The study-specific waiting time categories and the HR results in the 13 analytical groups for OS are plotted in Figure 2A. The WTs were covered by the analytical groups, and arranged from 2 to12 weeks. This figure indicates that the trend of the variation of HRs at different WTs in each study were similar, therefore, we can suppose the conversion of HRs from categories to an HR for a continuous representation by WT. Figure 2B shows every single HR corresponding to the relative decrease in survival with each 4-week increase in WT for each study. According to the different WT categories in every study, we used different methods to convert the HR estimates from the original studies to an HR per week of delay. For studies with two WT groups, the line was the same as that presented in Figure 2A. For studies using more than two categories, the HR was calculated by using meta-regression. The final HR used in our meta-analysis (HR per 4-weeks of delay) was represented by the 4-fold change of the slope of each line (by log converted HR) in Figure 2B. Figure 3A is the forest plot of this meta-analysis for the OS and shows HRs per 4-weeks of delay with 95%CIs for 13 analytical groups. The combined HR was 1.13 (95%CI, 1.08–1.19) calculated by a random-effects model. There was a significant inter-study heterogeneity for OS (P = 0.00; I2 = 78.9%). In order to search the resource of heterogeneity, we undertook subgroup analysis according to the year that the studies were published (Figure 3B) and the between-study heterogeneity disappeared (I2 = 0.0%). It demonstrated that the year was a major source of heterogeneity. Furthermore, we performed influence analysis (Figure 3C), which omits one study at a time and calculates the recombined HRs for the remainders, and the result showed no single study significantly influenced the pooled HR. However, we found that the HRs of two studies (the Cold-II study by Cold et al. [8] and the study by Ke-Da et al. [11]) obviously deviated from the combined HR. After excluding these two studies (Figure 3D) the between-study heterogeneity was significantly decreased (P = 0.06; I2 = 43.5%). It showed that the Cold-II and the study by Ke-Da were the other sources of heterogeneity. The funnel plot (Figure 4) and the Egger’s test were also used to determine publication bias. There was no evidence of publication bias (P > 0.05) in this meta-analysis.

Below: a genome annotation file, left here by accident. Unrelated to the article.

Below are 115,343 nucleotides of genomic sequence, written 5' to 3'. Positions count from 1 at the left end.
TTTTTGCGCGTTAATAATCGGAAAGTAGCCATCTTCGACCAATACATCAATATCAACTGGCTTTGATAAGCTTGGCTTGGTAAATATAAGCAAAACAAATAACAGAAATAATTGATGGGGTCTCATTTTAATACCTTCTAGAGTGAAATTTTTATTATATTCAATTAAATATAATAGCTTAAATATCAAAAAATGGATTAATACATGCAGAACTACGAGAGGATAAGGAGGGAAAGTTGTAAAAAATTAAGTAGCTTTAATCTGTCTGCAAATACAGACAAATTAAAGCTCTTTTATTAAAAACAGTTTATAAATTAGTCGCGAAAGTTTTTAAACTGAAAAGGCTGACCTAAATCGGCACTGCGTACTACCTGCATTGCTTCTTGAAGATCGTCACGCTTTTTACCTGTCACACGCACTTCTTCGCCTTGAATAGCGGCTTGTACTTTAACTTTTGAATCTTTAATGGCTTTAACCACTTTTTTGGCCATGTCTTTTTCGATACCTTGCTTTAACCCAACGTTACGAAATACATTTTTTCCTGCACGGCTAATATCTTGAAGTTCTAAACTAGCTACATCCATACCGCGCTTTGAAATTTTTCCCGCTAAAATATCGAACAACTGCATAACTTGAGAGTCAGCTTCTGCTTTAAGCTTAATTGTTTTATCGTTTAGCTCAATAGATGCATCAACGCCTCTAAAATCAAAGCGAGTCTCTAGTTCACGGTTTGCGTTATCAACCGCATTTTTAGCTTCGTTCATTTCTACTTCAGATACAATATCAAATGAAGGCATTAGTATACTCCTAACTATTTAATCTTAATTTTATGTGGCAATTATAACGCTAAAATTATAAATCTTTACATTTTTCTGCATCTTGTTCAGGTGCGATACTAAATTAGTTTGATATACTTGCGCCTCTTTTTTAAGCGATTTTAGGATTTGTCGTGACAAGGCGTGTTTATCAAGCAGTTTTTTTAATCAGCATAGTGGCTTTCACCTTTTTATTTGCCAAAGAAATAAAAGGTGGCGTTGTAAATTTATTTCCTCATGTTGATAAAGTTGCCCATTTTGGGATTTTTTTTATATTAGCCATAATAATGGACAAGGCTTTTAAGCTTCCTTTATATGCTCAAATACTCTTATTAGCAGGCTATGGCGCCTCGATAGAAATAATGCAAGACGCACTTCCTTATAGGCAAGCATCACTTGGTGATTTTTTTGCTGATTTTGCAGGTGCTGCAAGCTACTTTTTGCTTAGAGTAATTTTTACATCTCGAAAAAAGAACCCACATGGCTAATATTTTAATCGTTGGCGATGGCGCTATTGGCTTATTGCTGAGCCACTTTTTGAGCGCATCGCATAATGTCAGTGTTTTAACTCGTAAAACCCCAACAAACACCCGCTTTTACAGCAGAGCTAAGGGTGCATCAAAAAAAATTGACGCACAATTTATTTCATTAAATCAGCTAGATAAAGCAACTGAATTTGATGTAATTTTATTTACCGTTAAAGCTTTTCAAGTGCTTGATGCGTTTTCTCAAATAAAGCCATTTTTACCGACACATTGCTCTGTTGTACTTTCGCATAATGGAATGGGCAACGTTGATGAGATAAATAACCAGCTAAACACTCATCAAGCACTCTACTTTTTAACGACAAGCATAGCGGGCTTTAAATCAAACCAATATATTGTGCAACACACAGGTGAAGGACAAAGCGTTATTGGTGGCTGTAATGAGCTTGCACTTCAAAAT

Individual hazard ratio for overall survival according to waiting time categories.

Figure 2: Individual hazard ratio for overall survival according to waiting time categories. (A) The relationship between waiting time categories and overall survival in the 12 independent analytical groups. The hazard ratio (HR) represents a comparison with the first waiting time category in each study (as reference). The first author of each study is shown. (B) Conversion of HR estimates from the original studies to an HR per week of delay. The slope of each line represents the change in the log HR per week of delay. The line for each individual study is located over the range of waiting times. The thick line indicates the weighted average of the HRs from the individual studies. The vertical axis is on a log scale.

Individual study and overall hazard ratios of relationships between every 4-week delay in initiation of adjuvant chemotherapy and overall survival.

Figure 3: Individual study and overall hazard ratios of relationships between every 4-week delay in initiation of adjuvant chemotherapy and overall survival. (A) Shows individual study and overall hazard ratios (HR) per 4-weeks of delay with 95% confidence interval (CI) for OS. The size of each square is proportional to the weight of the study. For the combined result, the length of the diamond represents the 95% CI of the summary. (B) Shows subgroup analysis for OS according to the year that the studies were published. (C) Shows the influence of individual studies on the pooled HR for OS. The vertical axis indicates the overall HR and the two vertical axes indicate its 95% CI. Every hollow round shape indicates the pooled OR when the left study is omitted in this meta-analysis. The two ends of every broken line represent the respective 95% CI. (D) Shows remaining studies after excluding Cold-II and Ke-Da studies; hazard ratios (HR) per 4-week of delay with 95% confidence interval (CI) for OS.

Funnel plot of the relationship between the hazard ratio and standard error of the log HR for overall survival.

Figure 4: Funnel plot of the relationship between the hazard ratio and standard error of the log HR for overall survival. Hazard ratio (HR) estimates are the effect per 4 weeks of waiting time. The dotted line indicates the combined HR for all studies of overall survival. Filled circles represent the 12 studies to account for potential publication bias.

The same procedure of analysis was repeated for DFS, and the final forest plot for DFS is shown in Figure 5A. The combined HR was 1.09 (95%CI, 1.03–1.14) calculated by a random-effects model. There was a significant heterogeneity between the included studies (P = 0.037, I2 = 60.9%). We also performed influence analysis for DFS. After omitting the Ke-Da et al. study [11] the inter-study heterogeneity disappeared (Figure 5B). This indicated that the study by Ke-Da was the source of the heterogeneity